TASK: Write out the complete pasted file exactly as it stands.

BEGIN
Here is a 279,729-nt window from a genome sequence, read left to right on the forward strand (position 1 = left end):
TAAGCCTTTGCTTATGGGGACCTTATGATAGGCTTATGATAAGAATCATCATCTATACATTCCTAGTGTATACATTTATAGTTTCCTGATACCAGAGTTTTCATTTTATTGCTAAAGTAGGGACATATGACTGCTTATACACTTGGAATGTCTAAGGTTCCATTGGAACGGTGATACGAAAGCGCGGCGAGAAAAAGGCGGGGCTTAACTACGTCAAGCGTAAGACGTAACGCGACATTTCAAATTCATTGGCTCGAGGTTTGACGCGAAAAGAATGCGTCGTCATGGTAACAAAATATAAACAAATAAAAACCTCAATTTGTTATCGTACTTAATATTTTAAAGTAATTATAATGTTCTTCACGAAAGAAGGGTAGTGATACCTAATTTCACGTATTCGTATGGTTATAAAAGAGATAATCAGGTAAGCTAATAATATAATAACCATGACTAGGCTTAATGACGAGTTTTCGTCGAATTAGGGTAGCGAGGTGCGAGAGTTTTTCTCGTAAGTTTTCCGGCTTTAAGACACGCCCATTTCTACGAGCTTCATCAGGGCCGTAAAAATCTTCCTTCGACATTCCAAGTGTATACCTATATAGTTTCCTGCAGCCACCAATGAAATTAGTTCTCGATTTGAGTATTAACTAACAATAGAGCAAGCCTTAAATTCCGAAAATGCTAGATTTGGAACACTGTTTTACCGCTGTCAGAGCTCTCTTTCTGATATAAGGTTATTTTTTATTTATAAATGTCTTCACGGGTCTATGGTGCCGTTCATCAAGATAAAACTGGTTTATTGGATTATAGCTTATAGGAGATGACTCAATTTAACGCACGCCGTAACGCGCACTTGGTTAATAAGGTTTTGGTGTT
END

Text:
Here is a 279,729-nt window from a genome sequence, read left to right on the forward strand (position 1 = left end):
TAAGCCTTTGCTTATGGGGACCTTATGATAGGCTTATGATAAGAATCATCATCTATACATTCCTAGTGTATACATTTATAGTTTCCTGATACCAGAGTTTTCATTTTATTGCTAAAGTAGGGACATATGACTGCTTATACACTTGGAATGTCTAAGGTTCCATTGGAACGGTGATACGAAAGCGCGGCGAGAAAAAGGCGGGGCTTAACTACGTCAAGCGTAAGACGTAACGCGACATTTCAAATTCATTGGCTCGAGGTTTGACGCGAAAAGAATGCGTCGTCATGGTAACAAAATATAAACAAATAAAAACCTCAATTTGTTATCGTACTTAATATTTTAAAGTAATTATAATGTTCTTCACGAAAGAAGGGTAGTGATACCTAATTTCACGTATTCGTATGGTTATAAAAGAGATAATCAGGTAAGCTAATAATATAATAACCATGACTAGGCTTAATGACGAGTTTTCGTCGAATTAGGGTAGCGAGGTGCGAGAGTTTTTCTCGTAAGTTTTCCGGCTTTAAGACACGCCCATTTCTACGAGCTTCATCAGGGCCGTAAAAATCTTCCTTCGACATTCCAAGTGTATACCTATATAGTTTCCTGCAGCCACCAATGAAATTAGTTCTCGATTTGAGTATTAACTAACAATAGAGCAAGCCTTAAATTCCGAAAATGCTAGATTTGGAACACTGTTTTACCGCTGTCAGAGCTCTCTTTCTGATATAAGGTTATTTTTTATTTATAAATGTCTTCACGGGTCTATGGTGCCGTTCATCAAGATAAAACTGGTTTATTGGATTATAGCTTATAGGAGATGACTCAATTTAACGCACGCCGTAACGCGCACTTGGTTAATAAGGTTTTGGTGTT